Turmeric

Turmeric is a rhizomatous herbaceous perennial plant of the ginger family, Zingiberaceae. It is native to tropical Tamilnadu, in southeast India, and needs temperatures between 20 °C and 30 °C (68 °F and 86 °F) and a considerable amount of annual rainfall to thrive. Plants are gathered annually for their rhizomes, and propagated from some of those rhizomes in the following season. When not used fresh, the rhizomes are boiled for about 30–45 minutes and then dried in hot ovens, after which they are ground into a deep orange-yellow powder commonly used as a spice in Tamil cuisine and even curries, for dyeing, and to impart color to mustard condiments. Its active ingredient is curcumin and it has a distinctly earthy, slightly bitter, slightly hot peppery flavor and a mustardy smell. Curcumin has been a centre of attraction for potential treatment of an array of diseases, including cancer, Alzheimer's disease, diabetes, allergies, arthritis and other chronic illnesses.

  Nutmeg

The nutmeg tree is any of several species of trees in genus Myristica. The most important commercial species is Myristica fragrans, an evergreen tree indigenous to the Banda Islands in the Moluccas (or Spice Islands) of Indonesia. The nutmeg tree is important for two spices derived from the fruit: nutmeg and mace. Nutmeg is the seed of the tree, roughly egg-shaped and about 20 to 30 mm (0.8 to 1.2 in) long and 15 to 18 mm (0.6 to 0.7 in) wide, and weighing between 5 and 10 g (0.2 and 0.4 oz) dried, while mace is the dried "lacy" reddish covering or aril of the seed. The first harvest of nutmeg trees takes place 7–9 years after planting, and the trees reach full production after twenty years. Nutmeg is usually used in powdered form. This is the only tropical fruit that is the source of two different spices. Several other commercial products are also produced from the trees, including essential oils, extracted oleoresins, and nutmeg butter.

  Nutmace

The nutmeg tree is any of several species of trees in genus Myristica. The most important commercial species is Myristica fragrans, an evergreen tree indigenous to the Banda Islands in the Moluccas (or Spice Islands) of Indonesia. The nutmeg tree is important for two spices derived from the fruit: nutmeg and mace. Nutmeg is the seed of the tree, roughly egg-shaped and about 20 to 30 mm (0.8 to 1.2 in) long and 15 to 18 mm (0.6 to 0.7 in) wide, and weighing between 5 and 10 g (0.2 and 0.4 oz) dried, while mace is the dried "lacy" reddish covering or aril of the seed. The first harvest of nutmeg trees takes place 7–9 years after planting, and the trees reach full production after twenty years. Nutmeg is usually used in powdered form. This is the only tropical fruit that is the source of two different spices. Several other commercial products are also produced from the trees, including essential oils, extracted oleoresins, and nutmeg butter.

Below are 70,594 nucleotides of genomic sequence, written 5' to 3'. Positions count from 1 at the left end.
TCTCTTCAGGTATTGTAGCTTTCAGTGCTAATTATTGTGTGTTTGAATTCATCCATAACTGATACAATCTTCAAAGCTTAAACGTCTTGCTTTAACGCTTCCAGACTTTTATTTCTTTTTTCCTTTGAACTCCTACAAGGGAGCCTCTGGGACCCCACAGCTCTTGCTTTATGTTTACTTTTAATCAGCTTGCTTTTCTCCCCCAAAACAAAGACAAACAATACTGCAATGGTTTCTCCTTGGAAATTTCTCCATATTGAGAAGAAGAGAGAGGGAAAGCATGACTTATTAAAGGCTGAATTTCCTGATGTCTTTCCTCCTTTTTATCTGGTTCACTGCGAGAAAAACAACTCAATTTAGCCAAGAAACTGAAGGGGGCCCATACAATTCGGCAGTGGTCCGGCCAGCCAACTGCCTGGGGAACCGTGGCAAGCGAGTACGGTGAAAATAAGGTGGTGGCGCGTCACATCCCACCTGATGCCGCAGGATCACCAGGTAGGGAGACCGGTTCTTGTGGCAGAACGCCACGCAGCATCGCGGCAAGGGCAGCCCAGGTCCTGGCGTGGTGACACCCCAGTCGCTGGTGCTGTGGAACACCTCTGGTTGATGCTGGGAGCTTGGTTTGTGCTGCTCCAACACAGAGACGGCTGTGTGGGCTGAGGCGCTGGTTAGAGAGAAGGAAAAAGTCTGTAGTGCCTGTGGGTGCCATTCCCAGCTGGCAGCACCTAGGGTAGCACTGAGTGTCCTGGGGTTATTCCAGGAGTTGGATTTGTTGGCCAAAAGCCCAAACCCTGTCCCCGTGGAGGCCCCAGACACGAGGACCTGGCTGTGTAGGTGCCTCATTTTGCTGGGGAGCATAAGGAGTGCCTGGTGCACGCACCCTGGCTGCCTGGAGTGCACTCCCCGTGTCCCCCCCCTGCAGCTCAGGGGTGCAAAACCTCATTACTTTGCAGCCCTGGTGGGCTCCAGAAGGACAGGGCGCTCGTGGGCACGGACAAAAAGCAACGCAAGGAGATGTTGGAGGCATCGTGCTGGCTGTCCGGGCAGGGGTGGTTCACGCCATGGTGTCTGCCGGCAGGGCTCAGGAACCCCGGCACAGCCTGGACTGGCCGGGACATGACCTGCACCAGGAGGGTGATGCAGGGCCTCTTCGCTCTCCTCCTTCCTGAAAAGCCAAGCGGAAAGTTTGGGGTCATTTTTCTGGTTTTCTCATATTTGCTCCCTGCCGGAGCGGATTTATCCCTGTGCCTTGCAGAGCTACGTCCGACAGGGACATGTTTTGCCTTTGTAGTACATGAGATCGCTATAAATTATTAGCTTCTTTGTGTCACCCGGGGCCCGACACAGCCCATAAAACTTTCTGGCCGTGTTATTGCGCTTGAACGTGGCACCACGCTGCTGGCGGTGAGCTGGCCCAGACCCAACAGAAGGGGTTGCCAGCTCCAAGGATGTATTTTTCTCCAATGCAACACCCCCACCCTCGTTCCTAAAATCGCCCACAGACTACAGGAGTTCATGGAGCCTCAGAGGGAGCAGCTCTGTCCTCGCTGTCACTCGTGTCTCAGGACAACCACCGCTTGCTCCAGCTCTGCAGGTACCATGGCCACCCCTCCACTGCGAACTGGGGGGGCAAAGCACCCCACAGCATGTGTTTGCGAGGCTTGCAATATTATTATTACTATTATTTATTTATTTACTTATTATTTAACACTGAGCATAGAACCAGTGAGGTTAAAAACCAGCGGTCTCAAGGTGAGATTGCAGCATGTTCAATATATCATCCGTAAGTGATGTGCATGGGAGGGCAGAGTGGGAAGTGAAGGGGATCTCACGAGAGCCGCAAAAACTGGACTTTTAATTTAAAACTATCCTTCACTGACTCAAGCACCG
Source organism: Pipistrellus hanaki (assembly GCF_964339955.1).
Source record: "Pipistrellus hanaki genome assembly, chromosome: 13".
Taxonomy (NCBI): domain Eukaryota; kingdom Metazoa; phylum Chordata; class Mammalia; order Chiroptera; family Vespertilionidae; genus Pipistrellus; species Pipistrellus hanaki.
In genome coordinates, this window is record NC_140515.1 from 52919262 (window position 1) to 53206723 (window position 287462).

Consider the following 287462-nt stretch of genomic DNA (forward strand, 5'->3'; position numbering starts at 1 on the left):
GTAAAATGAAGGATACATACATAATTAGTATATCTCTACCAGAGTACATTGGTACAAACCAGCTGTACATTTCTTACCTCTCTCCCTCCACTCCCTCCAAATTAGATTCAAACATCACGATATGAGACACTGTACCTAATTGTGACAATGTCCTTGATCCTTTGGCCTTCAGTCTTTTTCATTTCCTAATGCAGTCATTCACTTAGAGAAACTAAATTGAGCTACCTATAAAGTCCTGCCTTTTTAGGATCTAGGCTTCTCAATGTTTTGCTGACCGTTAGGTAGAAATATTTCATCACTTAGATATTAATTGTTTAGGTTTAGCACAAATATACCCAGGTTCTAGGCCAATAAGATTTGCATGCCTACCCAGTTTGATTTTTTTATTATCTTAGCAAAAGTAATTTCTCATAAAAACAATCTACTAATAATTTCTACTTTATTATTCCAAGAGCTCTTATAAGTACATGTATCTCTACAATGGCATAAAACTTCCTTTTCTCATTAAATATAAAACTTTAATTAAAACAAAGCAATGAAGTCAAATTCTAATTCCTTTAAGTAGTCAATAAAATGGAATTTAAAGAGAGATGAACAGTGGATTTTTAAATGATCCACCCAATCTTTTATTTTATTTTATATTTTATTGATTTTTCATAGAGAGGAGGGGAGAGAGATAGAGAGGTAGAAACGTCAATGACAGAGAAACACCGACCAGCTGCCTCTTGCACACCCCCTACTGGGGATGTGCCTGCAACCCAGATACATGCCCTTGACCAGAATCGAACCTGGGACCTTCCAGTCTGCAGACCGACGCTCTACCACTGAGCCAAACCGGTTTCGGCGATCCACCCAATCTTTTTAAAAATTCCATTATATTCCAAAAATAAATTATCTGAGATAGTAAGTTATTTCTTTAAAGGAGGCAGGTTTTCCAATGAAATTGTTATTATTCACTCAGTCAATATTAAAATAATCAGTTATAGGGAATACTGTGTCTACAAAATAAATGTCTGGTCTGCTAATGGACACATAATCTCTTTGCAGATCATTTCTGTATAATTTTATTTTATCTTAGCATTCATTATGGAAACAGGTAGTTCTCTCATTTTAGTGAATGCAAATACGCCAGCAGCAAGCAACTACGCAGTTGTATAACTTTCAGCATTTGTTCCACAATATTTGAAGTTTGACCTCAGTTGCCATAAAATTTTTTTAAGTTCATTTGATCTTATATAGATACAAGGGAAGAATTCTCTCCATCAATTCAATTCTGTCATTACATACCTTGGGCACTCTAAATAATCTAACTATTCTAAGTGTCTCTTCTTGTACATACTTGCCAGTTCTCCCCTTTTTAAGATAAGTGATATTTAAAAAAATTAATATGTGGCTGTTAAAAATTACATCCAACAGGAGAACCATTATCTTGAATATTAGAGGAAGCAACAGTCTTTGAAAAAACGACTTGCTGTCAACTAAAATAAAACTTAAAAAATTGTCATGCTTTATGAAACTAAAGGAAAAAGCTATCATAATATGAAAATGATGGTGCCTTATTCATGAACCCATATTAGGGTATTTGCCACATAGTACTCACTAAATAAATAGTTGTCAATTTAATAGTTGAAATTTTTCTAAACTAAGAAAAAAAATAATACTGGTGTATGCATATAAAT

Star Anise

llicium verum, commonly called star anise, star aniseed, or Chinese star anise is a spice that closely resembles anise in flavor, obtained from the star-shaped pericarp of Illicium verum, a medium-sized native evergreen tree of northeast Vietnam and southwest China. The star shaped fruits are harvested just before ripening. Star anise has been used in a tea as a traditional remedy for rheumatism, and the seeds are sometimes chewed after meals to aid digestion.As a warm and moving herb, star anise is used to assist in relieving cold-stagnation in the middle jiao, according to Traditional Chinese medicine.

  Rice items

Rice is the seed of the monocot plants Oryza sativa (Asian rice) or Oryza glaberrima (African rice). As a cereal grain, it is the most widely consumed staple food for a large part of the world's human population, especially in Asia. It is the grain with the second - highest worldwide production, after corn, according to data for 2010. Since a large portion of maize crops are grown for purposes other than human consumption, rice is the most important grain with regard to human nutrition and caloric intake, providing more than one fifth of the calories consumed worldwide by humans.

  Coriander

Coriander (Coriandrum sativum), also known as cilantro, Chinese parsley or dhania, is an annual herb in the family Apiaceae. Coriander is native to regions spanning from southern Europe and North Africa to southwestern Asia. It is a soft plant growing to 50 cm (20 in) tall. The leaves are variable in shape, broadly lobed at the base of the plant, and slender and feathery higher on the flowering stems. The flowers are borne in small umbels, white or very pale pink, asymmetrical, with the petals pointing away from the centre of the umbel longer (5 - 6 mm or 0.20 - 0.24 in) than those pointing toward it (only 1 - 3 mm or 0.039 - 0.118 in long). The fruit is a globular, dry schizocarp 3 - 5 mm (0.12 - 0.20 in) in diameter. Although sometimes eaten alone, the seeds often are used as a spice or an added ingredient in other foods.